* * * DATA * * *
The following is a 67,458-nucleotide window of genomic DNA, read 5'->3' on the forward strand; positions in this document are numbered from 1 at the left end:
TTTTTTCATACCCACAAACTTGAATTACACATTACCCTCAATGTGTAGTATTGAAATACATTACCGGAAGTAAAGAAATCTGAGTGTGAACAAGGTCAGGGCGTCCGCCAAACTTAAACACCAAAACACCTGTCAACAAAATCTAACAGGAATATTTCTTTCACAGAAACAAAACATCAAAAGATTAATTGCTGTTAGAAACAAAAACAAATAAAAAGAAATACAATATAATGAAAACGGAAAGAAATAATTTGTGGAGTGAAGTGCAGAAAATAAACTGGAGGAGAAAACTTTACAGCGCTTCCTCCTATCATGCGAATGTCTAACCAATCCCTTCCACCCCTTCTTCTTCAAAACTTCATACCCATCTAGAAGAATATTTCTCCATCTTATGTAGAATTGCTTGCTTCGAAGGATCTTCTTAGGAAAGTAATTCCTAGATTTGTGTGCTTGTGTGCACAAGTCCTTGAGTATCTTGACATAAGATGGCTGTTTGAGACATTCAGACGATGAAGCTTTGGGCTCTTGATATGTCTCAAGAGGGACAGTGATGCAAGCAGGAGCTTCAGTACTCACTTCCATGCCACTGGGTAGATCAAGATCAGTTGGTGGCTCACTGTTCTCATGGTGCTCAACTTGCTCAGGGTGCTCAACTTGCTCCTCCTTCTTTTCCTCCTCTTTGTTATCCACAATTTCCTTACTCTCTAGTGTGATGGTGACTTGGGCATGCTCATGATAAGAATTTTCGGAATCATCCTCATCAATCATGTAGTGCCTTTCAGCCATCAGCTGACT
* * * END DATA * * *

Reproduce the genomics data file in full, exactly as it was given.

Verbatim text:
The following is a 67,458-nucleotide window of genomic DNA, read 5'->3' on the forward strand; positions in this document are numbered from 1 at the left end:
TTTTTTCATACCCACAAACTTGAATTACACATTACCCTCAATGTGTAGTATTGAAATACATTACCGGAAGTAAAGAAATCTGAGTGTGAACAAGGTCAGGGCGTCCGCCAAACTTAAACACCAAAACACCTGTCAACAAAATCTAACAGGAATATTTCTTTCACAGAAACAAAACATCAAAAGATTAATTGCTGTTAGAAACAAAAACAAATAAAAAGAAATACAATATAATGAAAACGGAAAGAAATAATTTGTGGAGTGAAGTGCAGAAAATAAACTGGAGGAGAAAACTTTACAGCGCTTCCTCCTATCATGCGAATGTCTAACCAATCCCTTCCACCCCTTCTTCTTCAAAACTTCATACCCATCTAGAAGAATATTTCTCCATCTTATGTAGAATTGCTTGCTTCGAAGGATCTTCTTAGGAAAGTAATTCCTAGATTTGTGTGCTTGTGTGCACAAGTCCTTGAGTATCTTGACATAAGATGGCTGTTTGAGACATTCAGACGATGAAGCTTTGGGCTCTTGATATGTCTCAAGAGGGACAGTGATGCAAGCAGGAGCTTCAGTACTCACTTCCATGCCACTGGGTAGATCAAGATCAGTTGGTGGCTCACTGTTCTCATGGTGCTCAACTTGCTCAGGGTGCTCAACTTGCTCCTCCTTCTTTTCCTCCTCTTTGTTATCCACAATTTCCTTACTCTCTAGTGTGATGGTGACTTGGGCATGCTCATGATAAGAATTTTCGGAATCATCCTCATCAATCATGTAGTGCCTTTCAGCCATCAGCTGACT